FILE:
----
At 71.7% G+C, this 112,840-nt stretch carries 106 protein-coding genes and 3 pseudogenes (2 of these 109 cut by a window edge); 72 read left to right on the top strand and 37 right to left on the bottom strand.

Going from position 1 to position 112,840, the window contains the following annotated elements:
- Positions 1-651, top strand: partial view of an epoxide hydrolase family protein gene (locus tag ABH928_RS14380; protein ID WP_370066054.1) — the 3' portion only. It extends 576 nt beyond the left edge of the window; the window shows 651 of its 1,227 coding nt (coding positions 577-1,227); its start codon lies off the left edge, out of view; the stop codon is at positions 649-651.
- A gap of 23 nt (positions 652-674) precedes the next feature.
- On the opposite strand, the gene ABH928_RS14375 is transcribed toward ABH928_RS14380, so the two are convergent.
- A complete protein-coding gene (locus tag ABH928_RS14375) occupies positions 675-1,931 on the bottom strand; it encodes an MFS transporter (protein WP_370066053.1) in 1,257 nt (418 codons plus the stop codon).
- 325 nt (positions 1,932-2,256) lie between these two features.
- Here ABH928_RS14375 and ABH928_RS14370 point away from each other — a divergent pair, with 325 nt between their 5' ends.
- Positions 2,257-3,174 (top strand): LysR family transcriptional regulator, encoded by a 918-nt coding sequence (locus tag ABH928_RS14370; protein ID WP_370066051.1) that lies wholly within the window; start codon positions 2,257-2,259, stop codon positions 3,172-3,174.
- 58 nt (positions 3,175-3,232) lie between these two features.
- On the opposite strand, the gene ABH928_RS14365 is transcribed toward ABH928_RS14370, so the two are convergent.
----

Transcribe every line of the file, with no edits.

At 71.7% G+C, this 112,840-nt stretch carries 106 protein-coding genes and 3 pseudogenes (2 of these 109 cut by a window edge); 72 read left to right on the top strand and 37 right to left on the bottom strand.

Going from position 1 to position 112,840, the window contains the following annotated elements:
- Positions 1-651, top strand: partial view of an epoxide hydrolase family protein gene (locus tag ABH928_RS14380; protein ID WP_370066054.1) — the 3' portion only. It extends 576 nt beyond the left edge of the window; the window shows 651 of its 1,227 coding nt (coding positions 577-1,227); its start codon lies off the left edge, out of view; the stop codon is at positions 649-651.
- A gap of 23 nt (positions 652-674) precedes the next feature.
- On the opposite strand, the gene ABH928_RS14375 is transcribed toward ABH928_RS14380, so the two are convergent.
- A complete protein-coding gene (locus tag ABH928_RS14375) occupies positions 675-1,931 on the bottom strand; it encodes an MFS transporter (protein WP_370066053.1) in 1,257 nt (418 codons plus the stop codon).
- 325 nt (positions 1,932-2,256) lie between these two features.
- Here ABH928_RS14375 and ABH928_RS14370 point away from each other — a divergent pair, with 325 nt between their 5' ends.
- Positions 2,257-3,174 (top strand): LysR family transcriptional regulator, encoded by a 918-nt coding sequence (locus tag ABH928_RS14370; protein ID WP_370066051.1) that lies wholly within the window; start codon positions 2,257-2,259, stop codon positions 3,172-3,174.
- 58 nt (positions 3,175-3,232) lie between these two features.
- On the opposite strand, the gene ABH928_RS14365 is transcribed toward ABH928_RS14370, so the two are convergent.